A new report from Kaspersky Labs claims up to 100 banks and financial institutions have been attacked in an "unprecedented cyber robbery".
Initial estimates suggest that $1bn has been stolen in the attacks, which are believed to have started in 2013 and are potentially still ongoing. It's thought the attacks have taken place across 30 different countries, including the US, Canada, Germany, Russia, China and Ukraine.
It's understood that a cyber gang, dubbed Carbanak, with members in Russia, Ukraine and China is reported to be behind the attack. The gang, used computer viruses to infect the corporate networks with malware including video surveillance, enabling it to see and record everything that happened on employees screens.
The report suggests that on average each bank robbery took between two and four months, with up to $10m stolen at any one time.
The sophistication of this attack, whereby criminals extract funds from the banks themselves and not end users, is a significant development and a concerning new weapon in the arsenal of criminal gangs.
As financial institutions assess the damage, the scale of this attack should provide added impetuous for IT teams to ensure they have adequate protection in place to mitigate and prevent these attacks in the future.
So what can be done?
Though there's no doubt about the sophistication of this attack, there are steps an organization can take to help tackle cyber criminals head on. One effective approach is Defense in Depth (DiD).
The concept of DiD originated from a military defense strategy that forces an attacker to spend up its resources by overcoming a series of obstacles. However, in the realm of cyber security, DiD refers to a layered security strategy that combines both reactive and proactive measures to create an all-inclusive security solution.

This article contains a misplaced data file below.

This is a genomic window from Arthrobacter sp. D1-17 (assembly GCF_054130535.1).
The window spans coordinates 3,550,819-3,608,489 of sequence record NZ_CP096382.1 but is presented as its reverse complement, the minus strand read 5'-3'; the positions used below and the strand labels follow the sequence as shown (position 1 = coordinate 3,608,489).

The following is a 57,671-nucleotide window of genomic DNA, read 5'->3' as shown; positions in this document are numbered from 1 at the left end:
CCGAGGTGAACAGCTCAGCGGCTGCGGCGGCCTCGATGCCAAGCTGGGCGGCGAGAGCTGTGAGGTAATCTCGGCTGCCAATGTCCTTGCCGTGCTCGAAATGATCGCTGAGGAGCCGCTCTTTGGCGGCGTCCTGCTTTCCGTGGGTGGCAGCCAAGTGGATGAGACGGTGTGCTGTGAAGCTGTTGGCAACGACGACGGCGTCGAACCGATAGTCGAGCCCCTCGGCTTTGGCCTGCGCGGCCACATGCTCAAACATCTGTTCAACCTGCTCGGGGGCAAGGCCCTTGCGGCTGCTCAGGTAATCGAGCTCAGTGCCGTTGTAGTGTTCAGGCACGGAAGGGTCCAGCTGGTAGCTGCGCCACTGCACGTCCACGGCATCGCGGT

DiD works by layering assets in a series of defensive measures that will deter attackers. The overlap of these layers of defense aim to ensure that the shortcomings of one security control are covered by another.
The success of any DiD strategy however depends on how the strategy is layered. If a strategy contains the essential and proactive layers of application allow listing, operating system and application patching, privilege management and sandboxing at its heart, evidence suggests it will be robust enough to offer protection. These are strategies that are always recommended as essential by analysts and security experts such as SANS.
If your strategy only includes a few of these areas, then holes start to appear that can be easily exploited by external or internal sources. You don't need to have a sophisticated and elaborate security strategy to prevent attacks, simply implementing these standard best practices can be hugely beneficial.
Of course the reality of the situation is that with hackers becoming increasingly savvy, smart and targeted in their criminality, no IT security strategy is 100% foolproof. There is no silver bullet.
But by taking lessons from history, including this latest high profile attack, you can face the future with much more confidence.
Find out more about Defense in Depth and how our new Defendpoint product can help, by visiting http://www.avecto.com/defendpoint